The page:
Heathers at the Royal Theatre Haymarket: Review

If you haven’t seen the iconic 80s film ‘Heathers’ then you’re missing out on some infinitely iconic quotes that extend far beyond their source material. Now branching out from the big screen, these quotes now find themselves embedded in a musical that saw its off-Broadway debut in 2014 and currently has a home in the West End at Theatre Royal Haymarket.

Telling the dark yet strangely uplifting tale of Veronica Sawyer, Heathers follows her as she falls in with the wrong crowd in order to become popular and get through high school, and then somehow falls in with an even worse crowd in JD, the new kid who takes ‘bad boy’ to a whole new level. Suddenly three people are dead and Veronica is a little out of her depth. Despite the dark story, Heathers is full of upbeat pop tunes that soar through the auditorium with help from Carrie Hope Fletcher and Jamie Muscato, playing Veronica and JD respectively. The show has been developed since the original run in New York and has seen several new songs and changed dialogue, but the spirit has remained the same. It’s a musical of the Hamilton and Dear Evan Hansen generation, appealing to young audiences who weren’t even alive when the original movie came out. The quippy one-liners and big musical numbers that show a high school life we all recognise and remember have the audience in stitches, but the emotional numbers do just as much to endear themselves to the hearts of theatregoers who are so invested in the show that they come in costume.

It’s easy to see the appeal of the production: well-choreographed dance numbers, a score that jumps between hauntingly beautiful and infectiously catchy, and dialogue that is just as memorable as that original movie. The cast is brimming with talent, with standouts in Sophie Isaacs, who brings a sassy and sweet Heather MacNamara to the stage, and T’Shan Williams, who steals the show with one of the new songs, ‘Never Shut Up Again’.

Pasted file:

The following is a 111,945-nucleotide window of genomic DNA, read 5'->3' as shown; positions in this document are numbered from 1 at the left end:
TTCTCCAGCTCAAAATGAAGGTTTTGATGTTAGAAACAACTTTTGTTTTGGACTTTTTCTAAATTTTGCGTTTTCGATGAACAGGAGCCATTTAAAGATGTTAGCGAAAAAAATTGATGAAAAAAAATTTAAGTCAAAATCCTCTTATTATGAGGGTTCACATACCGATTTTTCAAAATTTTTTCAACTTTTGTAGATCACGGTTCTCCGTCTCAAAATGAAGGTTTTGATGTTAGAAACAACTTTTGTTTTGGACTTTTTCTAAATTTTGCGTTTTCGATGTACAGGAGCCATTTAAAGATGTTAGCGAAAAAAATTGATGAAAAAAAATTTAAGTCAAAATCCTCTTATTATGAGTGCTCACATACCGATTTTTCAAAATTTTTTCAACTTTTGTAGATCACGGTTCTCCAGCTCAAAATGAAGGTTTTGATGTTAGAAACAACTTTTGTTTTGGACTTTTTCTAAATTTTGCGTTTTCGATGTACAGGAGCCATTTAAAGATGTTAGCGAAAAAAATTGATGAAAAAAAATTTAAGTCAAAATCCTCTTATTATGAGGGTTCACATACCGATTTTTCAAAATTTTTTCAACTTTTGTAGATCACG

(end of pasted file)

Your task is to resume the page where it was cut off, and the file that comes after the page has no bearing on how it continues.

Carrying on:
The staging of the show is best described as simple but effective. They make use of only a few multi-functional pieces that form suggestions of settings – school lunchrooms or cemeteries, which work well to frame the huge show without a huge budget, even if they do sometimes result in scene changes that take a little too long and are barely disguised with added dialogue or short song reprises. The lighting is best shown off at the moments where it gets to do the talking, spotlighting each of the three Heathers in their respective colours, or simulating a bomb explosion with bright strobes. The shadow of the smaller space the show had in their off-West End production a few months back is clear, but it manages to fill the Haymarket stage with minimal changes.

One of Heathers’ best qualities is the women leading the show. Despite an all-male creative team, the production itself features an all-female band and the majority of the principal roles are diverse and opinionated women. It might not be consciously feminist, but it’s a nice change from shows that tend to feature men in leading roles. Veronica is certainly a unique protagonist, but she has an enduring heart that endears her to the audience.

This production of the show isn’t sticking around for long, only booking for a 12-week run, so score a ticket while you can and bask in the stunning vocals of some accomplished West End actresses.  

 

Heathers plays at the Theatre Royal Haymarket until November 24th.